The Regal Princess is a beautiful, majestic cruise vessel designed to sail to exotic destinations.  In February 2018, Wendee and I boarded it for a single reason:  we wanted to visit the El Caracol Observatory at Chichen Itza.

Did we take a 7-day cruise just to see an old pile of rocks?  Indeed, we did!  On the penultimate day, we climbed aboard a ferry boat, crossed an endless stretch of water separating the island of Cozumel from the mainland of the Yucatan peninsula, and then took a 2 ½ hour bus ride across Mexico’s Yucatan peninsula, near the site of the cosmic impacts that led to the extinction of 90 percent of the species of life on Earth, including the dinosaurs.  We saw this incredibly rich and beautiful forested land before arriving at the enchanting Chichen Itza.  One of the great cities of the Mayan civilization, Chichen Itza’s two pyramids, multiple stone columns, and other buildings still rise in triumph to face the sky.

Much as these features attracted our interest, our goal was to encounter El Caracol, the observatory.  Although a large stone dome sits atop the structure, it never housed a telescope.  What it did offer were three viewing ports through which observers could view a single object:  the planet Venus.  The Mayan culture considered Venus extremely important; they referred to it as Chak Ek, or The Great Star. (Although we were told that the Mayan observers viewed the sky only by reflection through water, I can find no evidence to support that contention.)

Why would Venus, Earth’s sister world, inspire such interest among a people that flourished thirteen hundred years ago?  The Mayans, it turns out, were one of the great pre-Columbian civilizations, and it has been a UNESCO World Heritage site since 1988.  The Mayans were scholars, athletes, and scientists, at a time when modern Europeans were barely able to write.  They had an alphabet, wrote in hieroglyphics, and built structures to teach them about the movements of objects in the heavens.

They had a special interest in Venus and built a great observatory to study its motion.  They designed the stairs at the front of El Caracol to face 27.5 degrees north of east, out of line with the other buildings, but a perfect match for the position of Venus at its most northerly extreme. Further, a diagonal formed by the northeast and southwest corners coincides with the position of sunrise at the summer solstice and that of sunset at the winter solstice.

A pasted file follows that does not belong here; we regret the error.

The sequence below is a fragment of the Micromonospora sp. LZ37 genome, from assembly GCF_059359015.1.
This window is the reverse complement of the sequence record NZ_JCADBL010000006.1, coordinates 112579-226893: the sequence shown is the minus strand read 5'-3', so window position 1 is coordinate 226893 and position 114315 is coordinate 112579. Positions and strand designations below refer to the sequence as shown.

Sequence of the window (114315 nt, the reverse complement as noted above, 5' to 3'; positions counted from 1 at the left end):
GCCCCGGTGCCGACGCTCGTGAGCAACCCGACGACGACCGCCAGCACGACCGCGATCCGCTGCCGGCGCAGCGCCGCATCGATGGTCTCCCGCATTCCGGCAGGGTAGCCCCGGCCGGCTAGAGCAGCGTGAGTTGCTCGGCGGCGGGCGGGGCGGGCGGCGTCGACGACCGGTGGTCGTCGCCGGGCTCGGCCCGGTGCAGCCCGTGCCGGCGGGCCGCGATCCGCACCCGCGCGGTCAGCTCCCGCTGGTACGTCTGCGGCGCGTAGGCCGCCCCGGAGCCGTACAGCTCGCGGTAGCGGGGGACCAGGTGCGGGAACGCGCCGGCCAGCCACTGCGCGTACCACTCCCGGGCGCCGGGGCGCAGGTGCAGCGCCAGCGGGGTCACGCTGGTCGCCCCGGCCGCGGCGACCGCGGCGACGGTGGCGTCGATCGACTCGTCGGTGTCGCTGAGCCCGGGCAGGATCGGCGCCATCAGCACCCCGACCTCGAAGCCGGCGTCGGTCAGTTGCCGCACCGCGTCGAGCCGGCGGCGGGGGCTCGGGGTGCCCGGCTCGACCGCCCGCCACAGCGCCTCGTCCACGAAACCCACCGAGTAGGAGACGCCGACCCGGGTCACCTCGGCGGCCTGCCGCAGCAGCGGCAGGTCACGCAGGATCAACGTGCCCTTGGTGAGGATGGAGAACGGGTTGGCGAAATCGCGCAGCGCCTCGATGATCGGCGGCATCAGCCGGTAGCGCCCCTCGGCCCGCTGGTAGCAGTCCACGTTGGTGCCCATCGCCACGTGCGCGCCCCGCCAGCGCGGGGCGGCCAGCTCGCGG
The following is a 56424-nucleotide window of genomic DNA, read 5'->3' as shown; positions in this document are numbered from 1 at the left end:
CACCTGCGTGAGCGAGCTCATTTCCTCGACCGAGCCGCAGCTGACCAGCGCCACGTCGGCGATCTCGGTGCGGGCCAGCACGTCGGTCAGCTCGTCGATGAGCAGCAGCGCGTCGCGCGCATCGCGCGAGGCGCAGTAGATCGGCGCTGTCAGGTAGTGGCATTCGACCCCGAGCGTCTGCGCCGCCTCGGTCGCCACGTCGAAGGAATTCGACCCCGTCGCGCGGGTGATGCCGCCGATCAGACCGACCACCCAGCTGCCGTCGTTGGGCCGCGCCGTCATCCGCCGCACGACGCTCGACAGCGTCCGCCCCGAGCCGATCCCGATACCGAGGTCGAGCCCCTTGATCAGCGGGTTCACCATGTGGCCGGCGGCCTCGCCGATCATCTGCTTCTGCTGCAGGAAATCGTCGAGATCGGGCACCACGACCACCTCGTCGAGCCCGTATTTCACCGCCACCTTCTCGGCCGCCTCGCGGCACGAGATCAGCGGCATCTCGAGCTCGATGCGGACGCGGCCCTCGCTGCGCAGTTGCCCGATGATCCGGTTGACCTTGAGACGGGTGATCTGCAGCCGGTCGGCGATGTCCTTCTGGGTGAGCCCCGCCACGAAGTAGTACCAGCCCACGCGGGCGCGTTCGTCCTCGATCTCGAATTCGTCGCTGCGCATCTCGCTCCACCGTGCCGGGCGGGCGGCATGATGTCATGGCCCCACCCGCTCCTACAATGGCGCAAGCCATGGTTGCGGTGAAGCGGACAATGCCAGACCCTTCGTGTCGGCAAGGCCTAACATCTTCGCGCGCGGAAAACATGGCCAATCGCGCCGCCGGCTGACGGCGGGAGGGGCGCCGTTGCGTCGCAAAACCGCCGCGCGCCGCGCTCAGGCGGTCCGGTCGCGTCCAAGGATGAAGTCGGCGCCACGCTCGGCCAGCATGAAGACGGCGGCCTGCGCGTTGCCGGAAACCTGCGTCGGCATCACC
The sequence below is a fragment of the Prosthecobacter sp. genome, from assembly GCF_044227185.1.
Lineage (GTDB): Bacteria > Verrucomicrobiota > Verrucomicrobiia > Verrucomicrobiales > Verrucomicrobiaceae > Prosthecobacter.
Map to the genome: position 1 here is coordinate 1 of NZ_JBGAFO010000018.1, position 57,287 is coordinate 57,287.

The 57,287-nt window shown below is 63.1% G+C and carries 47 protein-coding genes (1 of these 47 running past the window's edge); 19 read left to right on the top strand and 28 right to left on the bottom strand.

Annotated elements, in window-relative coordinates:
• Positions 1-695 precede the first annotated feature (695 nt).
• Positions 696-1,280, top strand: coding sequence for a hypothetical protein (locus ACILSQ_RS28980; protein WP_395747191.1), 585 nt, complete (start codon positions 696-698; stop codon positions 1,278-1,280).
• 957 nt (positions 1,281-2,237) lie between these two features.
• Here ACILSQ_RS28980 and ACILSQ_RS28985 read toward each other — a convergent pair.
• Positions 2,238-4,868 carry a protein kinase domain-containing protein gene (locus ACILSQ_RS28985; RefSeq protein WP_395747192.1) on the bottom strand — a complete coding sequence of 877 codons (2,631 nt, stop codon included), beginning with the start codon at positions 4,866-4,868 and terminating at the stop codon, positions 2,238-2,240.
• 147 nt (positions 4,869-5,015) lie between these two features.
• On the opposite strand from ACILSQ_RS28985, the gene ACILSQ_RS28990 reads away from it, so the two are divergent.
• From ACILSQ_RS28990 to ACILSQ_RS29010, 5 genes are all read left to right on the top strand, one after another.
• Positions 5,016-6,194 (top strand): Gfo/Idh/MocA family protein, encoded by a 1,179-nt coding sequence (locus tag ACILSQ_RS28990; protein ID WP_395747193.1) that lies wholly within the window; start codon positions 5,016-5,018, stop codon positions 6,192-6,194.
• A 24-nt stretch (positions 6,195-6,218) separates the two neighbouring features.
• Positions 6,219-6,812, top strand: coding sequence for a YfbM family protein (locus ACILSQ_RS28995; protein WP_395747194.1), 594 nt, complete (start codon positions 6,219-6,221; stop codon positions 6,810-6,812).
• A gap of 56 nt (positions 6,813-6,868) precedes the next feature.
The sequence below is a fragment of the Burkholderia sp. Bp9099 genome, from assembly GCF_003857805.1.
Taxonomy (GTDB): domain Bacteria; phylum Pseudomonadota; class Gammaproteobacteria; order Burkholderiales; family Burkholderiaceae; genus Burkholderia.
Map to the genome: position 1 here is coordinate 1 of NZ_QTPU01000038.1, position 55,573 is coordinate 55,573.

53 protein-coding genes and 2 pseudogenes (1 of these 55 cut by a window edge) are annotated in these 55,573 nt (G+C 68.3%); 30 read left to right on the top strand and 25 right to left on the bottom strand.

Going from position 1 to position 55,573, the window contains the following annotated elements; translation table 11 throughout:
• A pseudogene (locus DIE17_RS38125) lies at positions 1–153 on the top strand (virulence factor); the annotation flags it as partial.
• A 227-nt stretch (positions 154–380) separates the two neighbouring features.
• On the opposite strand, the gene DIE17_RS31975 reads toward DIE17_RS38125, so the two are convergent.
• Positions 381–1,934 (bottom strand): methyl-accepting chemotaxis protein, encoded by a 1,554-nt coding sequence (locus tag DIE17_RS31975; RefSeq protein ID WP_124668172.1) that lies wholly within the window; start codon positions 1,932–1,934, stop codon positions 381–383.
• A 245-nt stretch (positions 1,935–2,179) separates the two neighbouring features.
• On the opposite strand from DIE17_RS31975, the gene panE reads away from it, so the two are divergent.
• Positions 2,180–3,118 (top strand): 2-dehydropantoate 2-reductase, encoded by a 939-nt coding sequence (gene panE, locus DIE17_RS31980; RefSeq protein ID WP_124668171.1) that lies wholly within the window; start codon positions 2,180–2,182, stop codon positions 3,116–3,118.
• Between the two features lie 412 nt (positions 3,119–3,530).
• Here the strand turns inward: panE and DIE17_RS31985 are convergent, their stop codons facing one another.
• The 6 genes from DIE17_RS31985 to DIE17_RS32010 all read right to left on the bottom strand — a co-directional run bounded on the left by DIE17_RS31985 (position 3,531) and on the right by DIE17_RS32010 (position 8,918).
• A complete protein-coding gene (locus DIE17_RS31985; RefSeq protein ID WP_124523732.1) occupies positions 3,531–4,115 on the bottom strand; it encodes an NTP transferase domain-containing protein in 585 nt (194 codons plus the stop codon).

At the top of the dome is the base of a tower. In its heyday the full tower was cylindrical.  It was reached via a narrow winding staircase loosely translated to caracol, or snail.  Three openings serve as viewing shafts to allow observers to watch Venus rising at its northern and southern extremes and sunset at the equinoxes.

Based on the careful observations they made, the Mayan astronomers concluded that the rise and fall of Venus as a morning star takes 263 days, followed by an absence of 50 days during which Venus is not visible. The rise and fall of Venus as an evening star also takes 263 days, followed by an absence of only 8 days.  The total cycle lasts 584 days.  They also discovered that 5 such “synodic periods,” divided by 8, equals almost exactly 8 years.

Despite their many accomplishments, the Mayans could not actually observe Venus.   That had to wait for the present, when crowds of tourists visit the site, and at least one of those visitors brought along a telescope.  The Mayans could not see Venus through a telescope because they had no telescope.  But I did, and through it, I can see that Venus is a world with phases like the Moon.

We voyaged a great distance, but the most exciting aspect of it was our journey through time.  For a brief period, we were immersed in another era during which some very smart people looked to the stars, understood the motions of the planets almost as well as we do today, and asked questions about the sky.

The first picture shows the El Caracol observatory, with a telescope in the foreground, something the Mayans would not have seen. The second is of the Platform of Venus. I thought I had missed it, but I have this photograph of it! Both photos by David Levy.


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David Levy